Updated June 2012
T. E. Lawrence to Jock Chambers
I had hoped the new nerves would have reformed your handwriting into legibility. God alone knows how you got into the Post Office with it... or did they mean you for the cryptographic department?
It looks (line one of text) as if your leave was not till April 22. Springtime, and that is merry heaven in the land. The second date may be 31 April or 11th of May: or is May a verb? Lower down, after an illegible passage, you cycle the Watford by-pass daily. That looks as if you were really better, but I shall not believe it till my eyes convince me.
My plans are to leave the R.A.F. early in March, and make my way slowly by road to Clouds Hill. Thenceforward it lies with the Gods what I do.
The cottage will never be less than partly yours, whenever you want it, unless some scurvy married couple borrow it from me again. I don't like women in my place, anyhow; but am too perfect the little gent to refuse them. There have been none threatening as yet this year, however.
It may be wholly yours, if I'm away: it is too far ahead yet to guess. I'm going to try to live there by myself. If I can't afford it, that will be one thing. If I'm bored, that will be another. If I'm plumb scared and go dotty, that will be entirely another. At present all I can say is that I'm going to begin living there, and see.
Your coming will be a delightful change, if I'm there. You know the conditions, so I needn't explain them.
The ram is working strongly, and the cisterns and taps are all full of water; my side and Pat's. The big tank has cracked at its north end, and will have to be undercut and buttressed. I shall get this in hand as soon as the weather permits, so as to have my water ready against the summer fire menace. So perhaps we can fill up by April 22. Or has your long convalescence put you out of love for the agonies of chill water? Civilisation begins with heat (artificial).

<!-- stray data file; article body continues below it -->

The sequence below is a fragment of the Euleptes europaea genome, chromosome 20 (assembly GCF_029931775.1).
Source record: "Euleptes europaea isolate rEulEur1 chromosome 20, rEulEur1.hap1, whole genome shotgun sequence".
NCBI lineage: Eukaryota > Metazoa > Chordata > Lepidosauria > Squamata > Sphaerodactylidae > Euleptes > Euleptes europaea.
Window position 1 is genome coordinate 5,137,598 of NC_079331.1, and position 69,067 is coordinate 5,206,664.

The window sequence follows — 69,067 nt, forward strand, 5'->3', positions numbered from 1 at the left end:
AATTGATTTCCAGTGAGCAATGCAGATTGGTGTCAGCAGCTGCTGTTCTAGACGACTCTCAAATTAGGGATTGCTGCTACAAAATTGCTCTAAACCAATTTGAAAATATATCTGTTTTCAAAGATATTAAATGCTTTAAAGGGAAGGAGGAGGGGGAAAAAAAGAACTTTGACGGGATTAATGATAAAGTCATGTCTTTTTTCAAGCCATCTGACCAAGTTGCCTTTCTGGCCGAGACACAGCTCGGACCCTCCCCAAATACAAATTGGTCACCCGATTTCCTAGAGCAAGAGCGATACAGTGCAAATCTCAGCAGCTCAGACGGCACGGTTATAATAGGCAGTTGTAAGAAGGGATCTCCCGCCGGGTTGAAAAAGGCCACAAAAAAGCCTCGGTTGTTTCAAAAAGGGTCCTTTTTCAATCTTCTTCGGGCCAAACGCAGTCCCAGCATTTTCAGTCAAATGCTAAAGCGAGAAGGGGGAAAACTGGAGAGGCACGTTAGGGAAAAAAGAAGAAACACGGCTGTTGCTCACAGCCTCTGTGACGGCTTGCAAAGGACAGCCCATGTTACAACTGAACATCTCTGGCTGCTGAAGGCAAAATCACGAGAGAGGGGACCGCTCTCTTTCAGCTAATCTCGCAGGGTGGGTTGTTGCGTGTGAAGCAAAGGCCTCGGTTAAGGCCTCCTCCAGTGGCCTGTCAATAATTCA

I hope you got your books. They were piled ready for post at Christmas: Pat still camps his side of the road. He has an idea of marriage in the offing, and a definite girl in view. If she is a housekeeper by nature, he and she could make a good thing of that spot. But I don't know her views, of him or of country life.
There we are: the only certainty in this world is that the cottage in March, April, May, June, July, August or September will be glad to receive you - and friends, if desired. What about the owner? Ah, I can't prophesy. But if I know that you are coming, it will attract me to get free and come there too. 'Free' supposing that [no] outside entanglements beguile me away from home, which God forbid.
|Last revised:||15 January 2006|
T. E. Lawrence chronology
1888 16 August: born at Tremadoc, Wales
1896-1907: City of Oxford High School for Boys
1907-9: Jesus College, Oxford, B.A., 1st Class Hons, 1909
1910-14: Magdalen College, Oxford (Senior Demy), while working at the British Museum's excavations at Carchemish
1915-16: Military Intelligence Dept, Cairo
1916-18: Liaison Officer with the Arab Revolt
1919: Attended the Paris Peace Conference
1919-22: wrote Seven Pillars of Wisdom
1921-2: Adviser on Arab Affairs to Winston Churchill at the Colonial Office
1922 August: Enlisted in the Ranks of the RAF
1923 January: discharged from the RAF
1923 March: enlisted in the Tank Corps
1923: translated a French novel, The Forest Giant
1924-6: prepared the subscribers' abridgement of Seven Pillars of Wisdom
1927-8: stationed at Karachi, then Miranshah
1927 March: Revolt in the Desert, an abridgement of Seven Pillars, published
1928: completed The Mint, began translating Homer's Odyssey
1929-33: stationed at Plymouth
1931: started working on RAF boats
1932: his translation of the Odyssey published
1933-5: attached to MAEE, Felixstowe
1935 February: retired from the RAF
1935 19 May: died from injuries received in a motor-cycle crash on 13 May
1935 21 May: buried at Moreton, Dorset